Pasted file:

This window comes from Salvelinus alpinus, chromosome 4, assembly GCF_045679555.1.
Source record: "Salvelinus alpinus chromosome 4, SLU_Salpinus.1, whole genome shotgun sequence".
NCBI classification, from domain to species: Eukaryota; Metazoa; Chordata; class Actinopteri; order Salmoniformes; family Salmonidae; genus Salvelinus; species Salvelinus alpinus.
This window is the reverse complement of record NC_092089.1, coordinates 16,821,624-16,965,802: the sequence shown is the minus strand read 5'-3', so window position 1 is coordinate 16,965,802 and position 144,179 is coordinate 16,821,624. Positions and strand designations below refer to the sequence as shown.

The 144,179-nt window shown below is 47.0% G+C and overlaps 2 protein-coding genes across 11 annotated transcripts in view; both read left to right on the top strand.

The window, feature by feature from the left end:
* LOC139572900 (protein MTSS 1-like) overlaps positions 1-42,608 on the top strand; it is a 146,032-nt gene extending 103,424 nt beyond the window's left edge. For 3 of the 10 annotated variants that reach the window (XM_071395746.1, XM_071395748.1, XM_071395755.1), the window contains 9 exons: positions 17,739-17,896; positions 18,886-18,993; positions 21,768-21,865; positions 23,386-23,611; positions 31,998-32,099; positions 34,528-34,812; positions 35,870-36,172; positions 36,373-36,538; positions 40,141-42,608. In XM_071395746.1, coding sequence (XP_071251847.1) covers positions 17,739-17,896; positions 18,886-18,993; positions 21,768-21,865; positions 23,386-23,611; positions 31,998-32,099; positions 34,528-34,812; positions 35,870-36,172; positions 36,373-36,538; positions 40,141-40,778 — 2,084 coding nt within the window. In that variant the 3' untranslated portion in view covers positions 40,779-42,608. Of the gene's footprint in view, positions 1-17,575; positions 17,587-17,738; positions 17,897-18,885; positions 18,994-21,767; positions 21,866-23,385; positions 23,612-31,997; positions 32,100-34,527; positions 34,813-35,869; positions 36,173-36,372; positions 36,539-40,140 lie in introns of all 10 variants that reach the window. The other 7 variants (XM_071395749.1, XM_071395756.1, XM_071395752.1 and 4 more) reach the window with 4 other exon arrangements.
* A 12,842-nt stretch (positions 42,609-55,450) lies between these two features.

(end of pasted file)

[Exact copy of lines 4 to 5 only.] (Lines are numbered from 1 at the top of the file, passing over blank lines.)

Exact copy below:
This window is the reverse complement of record NC_092089.1, coordinates 16,821,624-16,965,802: the sequence shown is the minus strand read 5'-3', so window position 1 is coordinate 16,965,802 and position 144,179 is coordinate 16,821,624. Positions and strand designations below refer to the sequence as shown.

The 144,179-nt window shown below is 47.0% G+C and overlaps 2 protein-coding genes across 11 annotated transcripts in view; both read left to right on the top strand.